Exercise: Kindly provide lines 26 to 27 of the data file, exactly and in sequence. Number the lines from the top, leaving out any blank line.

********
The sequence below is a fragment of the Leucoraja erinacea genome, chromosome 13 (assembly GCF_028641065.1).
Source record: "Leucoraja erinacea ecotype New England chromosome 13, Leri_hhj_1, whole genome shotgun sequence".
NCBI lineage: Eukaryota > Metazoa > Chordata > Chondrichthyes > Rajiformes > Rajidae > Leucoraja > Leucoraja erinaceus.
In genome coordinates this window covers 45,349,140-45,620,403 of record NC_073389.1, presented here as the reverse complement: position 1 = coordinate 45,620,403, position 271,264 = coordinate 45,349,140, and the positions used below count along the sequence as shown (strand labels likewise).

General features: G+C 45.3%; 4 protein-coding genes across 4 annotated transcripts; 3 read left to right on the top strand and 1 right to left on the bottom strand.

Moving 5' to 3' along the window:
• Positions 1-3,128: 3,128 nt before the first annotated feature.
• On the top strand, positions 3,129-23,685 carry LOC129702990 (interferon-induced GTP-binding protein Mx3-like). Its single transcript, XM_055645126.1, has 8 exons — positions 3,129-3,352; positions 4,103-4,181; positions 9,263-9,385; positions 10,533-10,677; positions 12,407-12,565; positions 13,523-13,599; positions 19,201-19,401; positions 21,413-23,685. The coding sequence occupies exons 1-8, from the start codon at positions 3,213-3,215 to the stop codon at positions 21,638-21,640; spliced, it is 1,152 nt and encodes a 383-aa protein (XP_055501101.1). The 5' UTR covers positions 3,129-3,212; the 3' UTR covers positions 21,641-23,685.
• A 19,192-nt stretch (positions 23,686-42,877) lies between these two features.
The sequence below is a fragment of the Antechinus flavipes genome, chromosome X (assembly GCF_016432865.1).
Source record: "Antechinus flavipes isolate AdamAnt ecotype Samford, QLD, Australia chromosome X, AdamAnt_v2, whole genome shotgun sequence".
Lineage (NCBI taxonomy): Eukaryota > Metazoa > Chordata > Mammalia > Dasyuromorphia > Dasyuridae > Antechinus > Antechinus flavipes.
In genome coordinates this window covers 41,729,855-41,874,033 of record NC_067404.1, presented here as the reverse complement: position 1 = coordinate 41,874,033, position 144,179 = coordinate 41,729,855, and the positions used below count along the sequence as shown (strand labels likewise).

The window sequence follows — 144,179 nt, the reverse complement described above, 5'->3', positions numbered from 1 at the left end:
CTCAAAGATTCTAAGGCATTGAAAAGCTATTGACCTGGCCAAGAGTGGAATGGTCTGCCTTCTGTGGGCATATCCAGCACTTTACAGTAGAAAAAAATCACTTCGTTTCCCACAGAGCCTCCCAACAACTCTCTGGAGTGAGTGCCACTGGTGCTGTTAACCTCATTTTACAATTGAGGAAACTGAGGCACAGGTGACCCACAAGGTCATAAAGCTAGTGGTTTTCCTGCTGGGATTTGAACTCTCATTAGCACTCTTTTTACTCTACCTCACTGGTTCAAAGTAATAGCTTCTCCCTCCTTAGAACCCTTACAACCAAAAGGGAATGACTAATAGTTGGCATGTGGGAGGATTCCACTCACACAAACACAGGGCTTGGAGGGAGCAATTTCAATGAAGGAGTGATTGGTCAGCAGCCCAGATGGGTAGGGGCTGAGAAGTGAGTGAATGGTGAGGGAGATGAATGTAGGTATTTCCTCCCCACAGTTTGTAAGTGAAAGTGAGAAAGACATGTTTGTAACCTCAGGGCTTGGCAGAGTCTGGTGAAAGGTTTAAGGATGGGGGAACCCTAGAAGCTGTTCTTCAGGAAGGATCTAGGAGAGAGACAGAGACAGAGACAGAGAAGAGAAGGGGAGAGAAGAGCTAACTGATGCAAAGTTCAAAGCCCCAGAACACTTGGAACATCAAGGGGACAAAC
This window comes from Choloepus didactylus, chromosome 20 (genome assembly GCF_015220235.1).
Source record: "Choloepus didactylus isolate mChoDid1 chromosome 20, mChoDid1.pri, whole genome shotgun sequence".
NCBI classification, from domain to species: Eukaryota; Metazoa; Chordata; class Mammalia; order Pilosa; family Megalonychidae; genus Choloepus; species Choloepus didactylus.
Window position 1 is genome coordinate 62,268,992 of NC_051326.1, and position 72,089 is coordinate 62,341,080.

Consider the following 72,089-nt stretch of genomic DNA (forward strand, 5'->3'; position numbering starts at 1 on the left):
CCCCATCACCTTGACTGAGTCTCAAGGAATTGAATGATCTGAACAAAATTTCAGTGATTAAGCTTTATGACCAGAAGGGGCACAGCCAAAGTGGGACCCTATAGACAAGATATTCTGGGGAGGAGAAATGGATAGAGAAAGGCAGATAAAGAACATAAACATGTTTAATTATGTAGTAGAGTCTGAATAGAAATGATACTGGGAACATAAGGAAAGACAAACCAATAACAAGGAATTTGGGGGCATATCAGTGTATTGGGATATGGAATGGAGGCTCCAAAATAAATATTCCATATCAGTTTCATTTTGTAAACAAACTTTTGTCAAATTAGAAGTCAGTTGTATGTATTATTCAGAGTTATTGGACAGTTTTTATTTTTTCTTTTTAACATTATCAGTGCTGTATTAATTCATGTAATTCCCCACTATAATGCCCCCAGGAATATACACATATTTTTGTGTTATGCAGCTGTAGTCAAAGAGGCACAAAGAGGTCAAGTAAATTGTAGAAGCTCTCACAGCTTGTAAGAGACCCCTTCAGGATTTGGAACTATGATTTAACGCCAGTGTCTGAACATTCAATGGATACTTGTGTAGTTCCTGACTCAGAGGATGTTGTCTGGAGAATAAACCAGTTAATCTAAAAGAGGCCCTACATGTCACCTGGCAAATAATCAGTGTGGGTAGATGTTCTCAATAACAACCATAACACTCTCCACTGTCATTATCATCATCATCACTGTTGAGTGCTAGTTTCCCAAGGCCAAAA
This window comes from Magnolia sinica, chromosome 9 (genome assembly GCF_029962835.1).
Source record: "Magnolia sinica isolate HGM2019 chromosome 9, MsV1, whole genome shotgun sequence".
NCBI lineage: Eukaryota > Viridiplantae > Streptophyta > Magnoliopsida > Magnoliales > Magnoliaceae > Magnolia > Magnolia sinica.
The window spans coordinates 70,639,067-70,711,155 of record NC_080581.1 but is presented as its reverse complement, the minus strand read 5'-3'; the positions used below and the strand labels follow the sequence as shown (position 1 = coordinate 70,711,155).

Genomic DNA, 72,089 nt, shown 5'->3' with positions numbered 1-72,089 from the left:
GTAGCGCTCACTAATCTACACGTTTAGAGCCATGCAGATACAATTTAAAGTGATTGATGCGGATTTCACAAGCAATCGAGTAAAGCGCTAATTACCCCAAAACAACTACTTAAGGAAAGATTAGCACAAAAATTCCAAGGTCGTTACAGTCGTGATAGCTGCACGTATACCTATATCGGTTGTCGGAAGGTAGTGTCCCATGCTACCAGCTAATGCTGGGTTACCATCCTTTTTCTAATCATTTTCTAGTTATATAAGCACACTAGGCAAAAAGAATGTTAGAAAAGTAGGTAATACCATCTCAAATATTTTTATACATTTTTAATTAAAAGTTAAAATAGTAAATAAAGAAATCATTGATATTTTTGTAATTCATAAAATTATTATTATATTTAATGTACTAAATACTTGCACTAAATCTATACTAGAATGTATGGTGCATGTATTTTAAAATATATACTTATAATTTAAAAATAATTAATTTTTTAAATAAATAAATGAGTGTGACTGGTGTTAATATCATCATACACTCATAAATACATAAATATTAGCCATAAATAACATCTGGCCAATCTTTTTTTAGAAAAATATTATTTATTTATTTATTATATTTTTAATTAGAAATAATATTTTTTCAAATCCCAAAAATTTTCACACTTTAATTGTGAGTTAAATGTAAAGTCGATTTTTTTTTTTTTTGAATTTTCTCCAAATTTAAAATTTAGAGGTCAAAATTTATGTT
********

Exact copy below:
Genomic DNA, 72,089 nt, shown 5'->3' with positions numbered 1-72,089 from the left:
GTAGCGCTCACTAATCTACACGTTTAGAGCCATGCAGATACAATTTAAAGTGATTGATGCGGATTTCACAAGCAATCGAGTAAAGCGCTAATTACCCCAAAACAACTACTTAAGGAAAGATTAGCACAAAAATTCCAAGGTCGTTACAGTCGTGATAGCTGCACGTATACCTATATCGGTTGTCGGAAGGTAGTGTCCCATGCTACCAGCTAATGCTGGGTTACCATCCTTTTTCTAATCATTTTCTAGTTATATAAGCACACTAGGCAAAAAGAATGTTAGAAAAGTAGGTAATACCATCTCAAATATTTTTATACATTTTTAATTAAAAGTTAAAATAGTAAATAAAGAAATCATTGATATTTTTGTAATTCATAAAATTATTATTATATTTAATGTACTAAATACTTGCACTAAATCTATACTAGAATGTATGGTGCATGTATTTTAAAATATATACTTATAATTTAAAAATAATTAATTTTTTAAATAAATAAATGAGTGTGACTGGTGTTAATATCATCATACACTCATAAATACATAAATATTAGCCATAAATAACATCTGGCCAATCTTTTTTTAGAAAAATATTATTTATTTATTTATTATATTTTTAATTAGAAATAATATTTTTTCAAATCCCAAAAATTTTCACACTTTAATTGTGAGTTAAATGTAAAGTCGATTTTTTTTTTTTTTGAATTTTCTCCAAATTTAAAATTTAGAGGTCAAAATTTATGTT